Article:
Interest among Bulgarians in receiving the AstraZeneca vaccine against Covid-19 has dropped significantly, according to statements on April 12 by the country’s Health Minister and its Chief State Health Inspector.
The AstraZeneca vaccine has been cleared by the European Medicines Agency for continued use, though the agency has directed that the production information must be updated to add the very rare risk of blood clotting problems.
In various places in Bulgaria, there are “green corridors” for all comers, offering the AstraZeneca vaccine.
In Sofia, at Tsaritsa Joanna Hospital, a “green corridor” was open this past Saturday. In the course of the day, 10 doses were administered, according to media reports that day.
Health Minister Kostadin Angelov told a briefing on April 12 that if interest in the AstraZeneca vaccine drops completely, they would be withdrawn and stored in refrigerators.
“In accordance with the contracts that we have with the European Commission, we will decide what to do with them.”
Earlier, speaking to Radio Sofia, Chief State Health Inspector Angel Kunchev said that there was a “significant outflow” of Bulgarians wanted to be vaccinated with the AstraZeneca vaccine, which now has the brand name Vaxzevria.
Kunchev said that theoretically it should be possible to administer a second dose from a different vaccine.
He said that immunisation is important for the body, no matter how it causes the formation of antibodies against the virus. So far, however, it has not been practice to change vaccines and it is not known how effective and long-lasting such immunity would be, Kunchev said.
Angelov said that Bulgaria’s three expert councils would be consulted on the issue, and asked to answer two important questions, one, what to do about those people who have received a first dose of AstraZeneca, the second, what to do about people who continue to want that vaccine.
He said that, speaking as a doctor, he believed in all the approved vaccines.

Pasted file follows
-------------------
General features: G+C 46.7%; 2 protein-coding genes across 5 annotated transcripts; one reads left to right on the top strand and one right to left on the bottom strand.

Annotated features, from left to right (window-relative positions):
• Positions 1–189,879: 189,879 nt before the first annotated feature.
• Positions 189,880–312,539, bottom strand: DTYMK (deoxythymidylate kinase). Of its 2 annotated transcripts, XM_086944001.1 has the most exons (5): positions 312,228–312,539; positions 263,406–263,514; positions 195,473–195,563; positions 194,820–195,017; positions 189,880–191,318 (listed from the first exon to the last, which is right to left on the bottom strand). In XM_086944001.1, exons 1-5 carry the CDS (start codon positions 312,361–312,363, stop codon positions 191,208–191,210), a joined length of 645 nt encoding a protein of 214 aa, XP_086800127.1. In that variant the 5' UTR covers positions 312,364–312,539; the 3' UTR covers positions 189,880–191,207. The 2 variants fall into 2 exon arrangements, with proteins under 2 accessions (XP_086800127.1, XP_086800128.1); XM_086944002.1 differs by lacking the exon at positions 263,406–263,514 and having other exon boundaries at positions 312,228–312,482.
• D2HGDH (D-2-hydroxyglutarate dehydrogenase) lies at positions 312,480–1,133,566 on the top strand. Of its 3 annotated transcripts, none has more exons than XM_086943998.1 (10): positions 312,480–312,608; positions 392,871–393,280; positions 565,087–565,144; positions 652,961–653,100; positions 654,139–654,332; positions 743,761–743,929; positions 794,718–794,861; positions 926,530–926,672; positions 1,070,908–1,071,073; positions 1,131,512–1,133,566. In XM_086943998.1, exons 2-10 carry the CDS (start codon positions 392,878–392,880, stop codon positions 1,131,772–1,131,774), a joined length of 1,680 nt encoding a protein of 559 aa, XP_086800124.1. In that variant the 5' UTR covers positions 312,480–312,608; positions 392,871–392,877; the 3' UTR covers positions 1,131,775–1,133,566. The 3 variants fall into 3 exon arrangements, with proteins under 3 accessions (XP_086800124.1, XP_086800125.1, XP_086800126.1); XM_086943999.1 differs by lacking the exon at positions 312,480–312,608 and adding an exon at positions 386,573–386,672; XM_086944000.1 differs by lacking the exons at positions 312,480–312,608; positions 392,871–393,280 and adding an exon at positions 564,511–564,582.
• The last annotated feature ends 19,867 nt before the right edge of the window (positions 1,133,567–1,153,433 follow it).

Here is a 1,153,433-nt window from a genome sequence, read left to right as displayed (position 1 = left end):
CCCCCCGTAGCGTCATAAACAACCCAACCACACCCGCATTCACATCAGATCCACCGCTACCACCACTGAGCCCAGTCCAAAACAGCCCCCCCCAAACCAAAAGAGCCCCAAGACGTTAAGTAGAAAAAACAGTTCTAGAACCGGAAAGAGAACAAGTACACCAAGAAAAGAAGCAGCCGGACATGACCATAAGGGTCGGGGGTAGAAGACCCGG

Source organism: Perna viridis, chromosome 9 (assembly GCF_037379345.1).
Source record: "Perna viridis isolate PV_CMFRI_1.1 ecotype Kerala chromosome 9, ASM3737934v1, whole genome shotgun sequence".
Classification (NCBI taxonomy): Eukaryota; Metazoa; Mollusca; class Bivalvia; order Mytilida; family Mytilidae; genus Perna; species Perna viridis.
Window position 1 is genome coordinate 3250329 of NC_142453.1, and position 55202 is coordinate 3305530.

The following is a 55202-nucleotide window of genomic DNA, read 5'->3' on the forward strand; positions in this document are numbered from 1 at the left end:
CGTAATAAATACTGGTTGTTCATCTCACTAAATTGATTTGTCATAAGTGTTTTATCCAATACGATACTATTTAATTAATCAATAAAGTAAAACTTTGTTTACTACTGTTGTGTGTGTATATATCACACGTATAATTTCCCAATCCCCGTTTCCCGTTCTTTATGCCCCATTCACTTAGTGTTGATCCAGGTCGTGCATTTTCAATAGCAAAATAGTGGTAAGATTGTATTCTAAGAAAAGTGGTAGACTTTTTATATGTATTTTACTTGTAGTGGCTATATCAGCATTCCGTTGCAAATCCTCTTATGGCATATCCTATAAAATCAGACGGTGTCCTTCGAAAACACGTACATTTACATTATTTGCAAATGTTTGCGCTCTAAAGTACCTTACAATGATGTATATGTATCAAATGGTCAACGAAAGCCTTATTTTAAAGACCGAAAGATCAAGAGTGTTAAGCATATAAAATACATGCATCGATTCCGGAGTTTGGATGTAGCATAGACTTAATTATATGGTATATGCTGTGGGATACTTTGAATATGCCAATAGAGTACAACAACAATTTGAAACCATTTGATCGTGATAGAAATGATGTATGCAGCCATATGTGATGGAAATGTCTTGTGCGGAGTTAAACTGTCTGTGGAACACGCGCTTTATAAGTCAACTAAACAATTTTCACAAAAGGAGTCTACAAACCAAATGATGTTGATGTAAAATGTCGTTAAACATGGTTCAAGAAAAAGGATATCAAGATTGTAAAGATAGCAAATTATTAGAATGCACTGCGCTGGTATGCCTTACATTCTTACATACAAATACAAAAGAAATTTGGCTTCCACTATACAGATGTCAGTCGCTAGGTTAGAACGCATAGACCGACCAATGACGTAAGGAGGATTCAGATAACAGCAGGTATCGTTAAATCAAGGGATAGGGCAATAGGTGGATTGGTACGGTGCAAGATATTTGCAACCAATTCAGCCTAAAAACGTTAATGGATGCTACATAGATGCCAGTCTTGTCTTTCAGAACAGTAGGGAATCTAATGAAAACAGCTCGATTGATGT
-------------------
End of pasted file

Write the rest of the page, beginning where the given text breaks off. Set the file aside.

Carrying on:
Angelov told the briefing that on April 12, several logistical issues were being discussed .
The first was the queues of general practitioners in front of the Sofia regional health inspectorate coming to collect doses of vaccines.
An algorithm would be developed to improve the logistics of this, Angelov said.
The second problem was with getting doses of vaccines to remote places in the country. Earlier, it was agreed that Interior Ministry vehicles would be used to deliver vaccines from the regional health inspectorate to GPs in remote places.
Asked about the chaos in the information system for recording an appointment for vaccination, Angelov said that he expects a proposal from Informatsionno Obsluzhvane, the state-owned IT company that developed the system, to solve the problems.
On April 12, a total of 62 010 doses of the BioNTech-Pfizer vaccine arrived in Bulgaria.
A delivery of 19 200 doses of the AstraZeneca vaccine is expected on April 13.
On April 16, a total of 14 000 doses of the Johnson and Johnson vaccine are expected, and on April 26, a further 24 000 doses, Angelov told the briefing.
For the rest of The Sofia Globe’s continuing coverage of the Covid-19 situation in Bulgaria, please click here.
The Sofia Globe’s coverage of the Covid-19 situation in Bulgaria is supported by the Embassies of Switzerland and Finland.
Please support independent journalism by clicking on the orange button below. For as little as three euro a month or the equivalent in other currencies, you can support The Sofia Globe via patreon.com and get access to exclusive subscriber-only content: